The ins and outs of the action potential are taught to every neuroscience undergraduate. Neurons, when excited, generate an action potential, which is propagated along the axon to the nerve terminal, where it causes the quantized release of neurochemical transmitters from vesicles into the synaptic cleft. The transmitter molecules diffuse across the synapse, binding to receptors on the post-synaptic cell and causing it too to generate an action potential.
It was taken for granted that the action potential is all or nothing. In other words, a neuron will only generate an electrical impulse if its membrane is polarized beyond a certain point (the ‘threshold’); otherwise, it will remain in its resting state.
Vertebrate neurons are therefore thought of as something like digital switches; they are either on or off, generating action potentials or resting. It was thought that the main determinant of neuronal activity was the frequency of electrical signals received by a cell.
Two recent studies, however, indicate that neurons may also use analogue signalling.
One study looked at mossy fibres in the hippocampus, the other at pyramidal cells in layer 5 of the cortex. Both show that the length over which a sub-threshold membrane event decays as it is propagated from its point of origin is much longer than was previously thought.
Shu et al demonstrate that 10mV depolarizations of the cell body membrane potential can increase transmitter release by up to 30%, probably because of spike broadening (a slower return to resting potential). In the experiments performed by Alle and Geiger, depolarizations of the cell body were shown to increase the amplitude of action potentials produced in the post-synaptic cell.
Physiologists have not, until now, noticed how these graded changes in membrane potential can affect neurotransmitter release. This is mainly because the electrical activity of neurons is usually investigated by using microelectrodes to take extracellular recordings, and this method does not record the sub-threshold fluctuations in membrane potential.
It is well known that invertebrate neurons can release neurotransmitters in response to minor changes in membrane potential. The threshold is however, much closer to resting potential in these cells than in the vertebrate neurons investigated in the current experiments.
These studies show that vertebrate neurons can function like those of 'lower' organisms. Furthermore, the vertebrate neurons in question are involved in the processing of information for complex functions such as memory and cognition. Could it be arrogance that led us to assume that vertebrate neurons function differently from invertebrate neurons?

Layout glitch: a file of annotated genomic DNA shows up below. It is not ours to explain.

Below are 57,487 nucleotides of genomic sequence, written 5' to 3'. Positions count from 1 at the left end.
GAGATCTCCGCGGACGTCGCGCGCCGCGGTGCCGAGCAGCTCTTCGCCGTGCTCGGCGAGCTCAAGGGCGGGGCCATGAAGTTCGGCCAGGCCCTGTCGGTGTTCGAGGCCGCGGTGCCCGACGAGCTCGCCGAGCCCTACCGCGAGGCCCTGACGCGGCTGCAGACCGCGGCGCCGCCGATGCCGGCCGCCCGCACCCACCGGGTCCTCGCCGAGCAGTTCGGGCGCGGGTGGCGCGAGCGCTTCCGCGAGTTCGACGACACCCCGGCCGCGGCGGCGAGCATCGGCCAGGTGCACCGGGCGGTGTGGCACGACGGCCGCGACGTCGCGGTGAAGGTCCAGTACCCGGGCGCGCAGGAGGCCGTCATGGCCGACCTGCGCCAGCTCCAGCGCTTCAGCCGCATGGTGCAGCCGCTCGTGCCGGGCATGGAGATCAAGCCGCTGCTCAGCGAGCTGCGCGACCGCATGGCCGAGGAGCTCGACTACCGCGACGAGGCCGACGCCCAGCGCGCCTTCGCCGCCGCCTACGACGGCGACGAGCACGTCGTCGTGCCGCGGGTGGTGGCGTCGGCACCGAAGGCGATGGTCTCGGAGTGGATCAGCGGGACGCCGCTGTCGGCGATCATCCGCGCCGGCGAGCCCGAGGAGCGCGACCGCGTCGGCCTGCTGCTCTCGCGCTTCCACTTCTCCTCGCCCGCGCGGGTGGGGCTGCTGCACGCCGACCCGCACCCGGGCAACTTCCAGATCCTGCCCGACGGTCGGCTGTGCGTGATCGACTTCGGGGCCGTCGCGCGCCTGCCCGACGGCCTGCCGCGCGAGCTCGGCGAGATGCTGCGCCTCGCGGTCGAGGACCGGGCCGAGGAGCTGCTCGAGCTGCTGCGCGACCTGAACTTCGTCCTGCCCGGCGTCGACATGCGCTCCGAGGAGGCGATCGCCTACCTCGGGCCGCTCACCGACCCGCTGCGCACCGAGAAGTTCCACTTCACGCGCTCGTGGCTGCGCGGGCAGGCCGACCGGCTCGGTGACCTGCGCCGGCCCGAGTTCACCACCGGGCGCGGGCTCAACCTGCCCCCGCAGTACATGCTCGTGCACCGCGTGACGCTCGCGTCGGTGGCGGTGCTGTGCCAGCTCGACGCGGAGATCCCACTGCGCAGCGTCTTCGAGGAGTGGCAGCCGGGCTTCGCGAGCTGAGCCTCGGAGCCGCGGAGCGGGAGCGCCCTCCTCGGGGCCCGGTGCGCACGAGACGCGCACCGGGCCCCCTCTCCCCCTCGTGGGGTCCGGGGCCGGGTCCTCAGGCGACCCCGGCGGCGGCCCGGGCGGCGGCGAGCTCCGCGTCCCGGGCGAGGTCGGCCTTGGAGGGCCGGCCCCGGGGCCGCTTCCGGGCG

The basics of brain function, which were thought to be well understood, are actually far more complex than was previously thought. Undoubtedly, there remains much more to be discovered. The mechanism of the action potential was discovered 50 years in a classic set of experiments by Hodgkin and Huxley, who used microelectrodes to measure the movements of electrical charge across the membrane of the giant squid axon in response to electrical stimulation.
Neurons have a low concentration of sodium ions and a high concentration of potassium ions with respect to the outside of the cell. In such a situation, ions tend to move down their concentration gradient (i.e. from an area of high to an area of low concentration). The nerve cell membrane prevents this diffusion, (although there is some leakage), and instead can precisely control the movement of ions in both directions. It is this controlled movement of ions across the nerve cell membrane that underlies the action potential.
In its resting state, a neuron is said to be polarized – that is, the inside of its membrane (the neurolemma) is negatively charged with respect to the outside, due to a high concentration of negatively-charged ions on the inside of the membrane. Textbooks usually give this ‘resting potential’ an average value of –70millivolts (9mV).
An action potential is initiated in response to the binding of neurochemical transmitter molecules to receptors on a nerve cell membrane. The consequent influx of positively-charged sodium ions lasts for approximately 1 millisecond and causes the membrane potential to move towards 0 mV (i.e. it is depolarizing).
When the voltage of the membrane peaks, the sodium channels close and potassium channels open. Because potassium is at a far higher concentration inside than outside the cell, the opening of the potassium channels causes potassium ions to flow out of the cell, repolarizing the cell (taking the membrane potential back towards it resting state). Potassium ion efflux actually causes the membrane potential to overshoot its resting value (i.e. hyperpolarization). The cell cannot generate more action potentials during this 'refractory period', but the membrane potential is very quickly brought back to its resting value.